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Remediation Technologies Screening Matrix, Version 4.0  
2.8.3 Common Treatment Technologies for Inorganics in Ground Water, Surface Water, and Leachate
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In addition to the general data requirements discussed in Subsection 2.2.2, it may be necessary to know other subsurface information to remediate inorganics in ground water, surface water, and leachate. Treatability studies are usually necessary to ensure that the contaminated ground water can be treated effectively at the design flow. A subsurface geologic characterization would be particularly important to characterize the effects of adsorption and other processes of attenuation. Ground water models are also often needed to predict flow characteristics, changes in contaminant mixes and concentrations, and times to reach action levels.

Precipitation, filtration, and ion exchange are widely used ex situ treatment technologies for inorganics in ground water and are discussed in the following paragraphs. In situ treatment technologies are used less frequently.

The combination of precipitation/flocculation and sedimentation is a well-established technology for the removal of metals from ground water. This technology pumps ground water through extraction wells and then treats it to precipitate lead and other heavy metals. Typical removal of metals employs precipitation with hydroxides, carbonates, or sulfides. Hydroxide precipitation with lime or sodium hydroxide is the most common choice. Generally, the precipitating agent is added to water in a rapid-mixing tank along with flocculating agents such as alum, lime, and/or various iron salts. This mixture then flows to a flocculation chamber that agglomerates particles, which are then separated from the liquid phase in a sedimentation chamber. Other physical processes, such as filtration, may follow.

Metal sulfides exhibit significantly lower solubility than their hydroxide counterparts, achieve more complete precipitation, and provide stability over a broad pH range. At a pH of 4.5, sulfide precipitation can achieve the EPA-recommended standard for potable water. Sulfide precipitation, however, can be considerably more expensive than hydroxide precipitation, as a result of higher chemical costs and increased process complexity; also, there are safety concerns associated with the possibility of H2S emissions. The precipitated metals would be handled in a manner similar to contaminated soils. The supernatant would be discharged to a nearby stream, a POTW, or recharged to upstream of the site aquifer. Selection of the most suitable precipitant or flocculent, optimum pH, rapid mix requirements, and most efficient dosages is determined through laboratory jar test studies.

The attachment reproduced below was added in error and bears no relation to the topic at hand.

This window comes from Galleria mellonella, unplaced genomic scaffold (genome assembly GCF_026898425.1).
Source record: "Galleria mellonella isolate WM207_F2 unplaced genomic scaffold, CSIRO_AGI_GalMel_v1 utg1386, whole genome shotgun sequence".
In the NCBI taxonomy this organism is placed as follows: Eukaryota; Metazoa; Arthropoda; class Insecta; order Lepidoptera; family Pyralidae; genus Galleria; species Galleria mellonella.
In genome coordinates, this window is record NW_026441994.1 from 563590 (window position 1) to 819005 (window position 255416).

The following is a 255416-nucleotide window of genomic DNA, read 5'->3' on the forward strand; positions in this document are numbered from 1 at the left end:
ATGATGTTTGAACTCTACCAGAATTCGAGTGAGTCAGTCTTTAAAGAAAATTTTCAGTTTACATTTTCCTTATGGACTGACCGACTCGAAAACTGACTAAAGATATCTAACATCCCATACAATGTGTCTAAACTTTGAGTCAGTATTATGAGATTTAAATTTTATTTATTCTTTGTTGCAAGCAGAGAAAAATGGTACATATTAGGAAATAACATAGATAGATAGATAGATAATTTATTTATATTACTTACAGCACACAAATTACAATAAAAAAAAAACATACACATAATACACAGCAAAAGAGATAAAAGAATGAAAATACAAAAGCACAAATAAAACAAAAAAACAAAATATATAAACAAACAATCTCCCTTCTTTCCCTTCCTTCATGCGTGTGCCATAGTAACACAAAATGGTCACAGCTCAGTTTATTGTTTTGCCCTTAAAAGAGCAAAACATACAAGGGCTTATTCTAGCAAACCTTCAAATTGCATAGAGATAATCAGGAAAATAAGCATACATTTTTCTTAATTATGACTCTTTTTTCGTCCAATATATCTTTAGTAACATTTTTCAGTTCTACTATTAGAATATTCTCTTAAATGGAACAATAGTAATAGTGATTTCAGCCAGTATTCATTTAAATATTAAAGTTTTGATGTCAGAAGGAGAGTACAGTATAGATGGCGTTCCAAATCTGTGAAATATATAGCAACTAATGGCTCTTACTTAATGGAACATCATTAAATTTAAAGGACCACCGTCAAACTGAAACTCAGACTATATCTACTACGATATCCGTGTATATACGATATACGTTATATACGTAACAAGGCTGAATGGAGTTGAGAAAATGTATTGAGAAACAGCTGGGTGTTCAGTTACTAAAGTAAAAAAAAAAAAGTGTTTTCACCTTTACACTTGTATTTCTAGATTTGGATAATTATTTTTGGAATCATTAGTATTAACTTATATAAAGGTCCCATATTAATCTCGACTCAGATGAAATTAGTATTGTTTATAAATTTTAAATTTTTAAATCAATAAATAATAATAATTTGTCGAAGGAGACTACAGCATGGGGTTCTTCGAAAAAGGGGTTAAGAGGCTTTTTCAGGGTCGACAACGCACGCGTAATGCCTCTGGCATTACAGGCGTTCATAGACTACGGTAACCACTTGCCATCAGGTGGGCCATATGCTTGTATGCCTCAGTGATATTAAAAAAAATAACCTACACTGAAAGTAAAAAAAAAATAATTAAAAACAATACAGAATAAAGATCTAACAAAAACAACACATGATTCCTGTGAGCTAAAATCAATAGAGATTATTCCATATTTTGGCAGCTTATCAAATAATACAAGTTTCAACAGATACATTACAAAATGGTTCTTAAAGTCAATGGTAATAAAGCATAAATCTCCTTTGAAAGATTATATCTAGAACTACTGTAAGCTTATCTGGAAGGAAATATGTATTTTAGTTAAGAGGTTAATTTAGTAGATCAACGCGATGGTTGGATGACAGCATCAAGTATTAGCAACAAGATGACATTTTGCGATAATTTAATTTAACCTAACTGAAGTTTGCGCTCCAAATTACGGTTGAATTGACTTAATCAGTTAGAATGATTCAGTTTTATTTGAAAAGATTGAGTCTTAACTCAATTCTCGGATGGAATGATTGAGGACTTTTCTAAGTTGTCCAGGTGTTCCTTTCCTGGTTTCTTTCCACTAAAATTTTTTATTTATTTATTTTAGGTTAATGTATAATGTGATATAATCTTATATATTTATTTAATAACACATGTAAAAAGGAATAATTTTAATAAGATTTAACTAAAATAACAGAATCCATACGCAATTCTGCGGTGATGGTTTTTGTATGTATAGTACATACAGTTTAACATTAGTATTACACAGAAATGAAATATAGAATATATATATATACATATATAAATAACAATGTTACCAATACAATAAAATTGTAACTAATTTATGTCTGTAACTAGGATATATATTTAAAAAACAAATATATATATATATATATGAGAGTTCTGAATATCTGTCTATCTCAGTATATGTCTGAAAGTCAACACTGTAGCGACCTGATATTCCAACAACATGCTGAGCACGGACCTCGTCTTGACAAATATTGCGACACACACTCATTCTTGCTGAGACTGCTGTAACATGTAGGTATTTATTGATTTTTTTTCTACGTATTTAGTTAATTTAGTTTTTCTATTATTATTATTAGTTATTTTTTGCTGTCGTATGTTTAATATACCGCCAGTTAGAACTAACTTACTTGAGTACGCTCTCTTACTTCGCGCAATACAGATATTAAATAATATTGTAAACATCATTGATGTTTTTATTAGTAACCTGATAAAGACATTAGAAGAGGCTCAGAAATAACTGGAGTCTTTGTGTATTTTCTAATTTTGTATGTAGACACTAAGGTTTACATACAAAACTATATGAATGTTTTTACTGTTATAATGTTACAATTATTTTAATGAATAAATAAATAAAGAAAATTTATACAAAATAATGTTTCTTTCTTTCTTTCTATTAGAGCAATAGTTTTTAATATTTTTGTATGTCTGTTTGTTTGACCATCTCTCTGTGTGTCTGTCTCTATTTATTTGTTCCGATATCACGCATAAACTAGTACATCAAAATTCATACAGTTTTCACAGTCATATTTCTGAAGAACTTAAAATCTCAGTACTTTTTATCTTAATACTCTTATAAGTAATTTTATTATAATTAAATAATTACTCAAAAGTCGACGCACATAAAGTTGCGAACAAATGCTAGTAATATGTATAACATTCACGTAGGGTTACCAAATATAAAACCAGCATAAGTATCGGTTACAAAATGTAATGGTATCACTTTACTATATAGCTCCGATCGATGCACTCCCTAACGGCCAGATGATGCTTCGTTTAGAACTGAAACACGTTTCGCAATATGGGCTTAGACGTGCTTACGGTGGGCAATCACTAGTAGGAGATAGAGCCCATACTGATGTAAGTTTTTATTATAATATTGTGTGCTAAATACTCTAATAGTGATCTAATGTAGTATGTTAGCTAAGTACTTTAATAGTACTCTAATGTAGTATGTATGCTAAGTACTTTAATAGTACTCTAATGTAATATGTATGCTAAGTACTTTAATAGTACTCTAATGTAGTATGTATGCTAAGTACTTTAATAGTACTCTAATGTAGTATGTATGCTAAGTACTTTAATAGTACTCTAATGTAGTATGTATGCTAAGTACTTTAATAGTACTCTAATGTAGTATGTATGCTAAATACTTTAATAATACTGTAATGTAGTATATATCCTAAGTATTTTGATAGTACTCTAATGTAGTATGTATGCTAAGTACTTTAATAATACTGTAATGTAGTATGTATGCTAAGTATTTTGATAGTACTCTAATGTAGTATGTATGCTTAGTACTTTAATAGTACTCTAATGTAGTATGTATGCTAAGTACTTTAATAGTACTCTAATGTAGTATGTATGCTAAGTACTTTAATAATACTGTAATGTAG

Filtration isolates solid particles by running a fluid stream through a porous medium. The driving force is either gravity or a pressure differential across the filtration medium. Pressure differentiated filtration techniques include separation by centrifugal force, vacuum, or positive pressure. The chemicals are not destroyed; they are merely concentrated, making reclamation possible. Parallel installation of double filters is recommended so ground water extraction or injection pumps do not have to stop operating when filters backwashed.

Ion exchange is a process whereby the toxic ions are removed from the aqueous phase in an exchange with relatively innocuous ions (e.g., NaCl) held by the ion exchange material. Modern ion exchange resins consist of synthetic organic materials containing ionic functional groups to which exchangeable ions are attached. These synthetic resins are structurally stable and exhibit a high exchange capacity. Other types of ion exchange materials include clays, zeolites, and peat derivatives. They can be tailored to show selectivity towards specific ions. The exchange reaction is reversible and concentration-dependent; the exchange resins are regenerable for reuse. The regeneration step leads to a 2 to10% wastestream that must be treated separately.

All metallic elements present as soluble species, either anionic or cationic, can be removed by ion exchange. A practical influent upper concentration limit for ion exchange is about 2,000 mg/L. A higher concentration results in rapid exhaustion of the resin and inordinately high regeneration costs.

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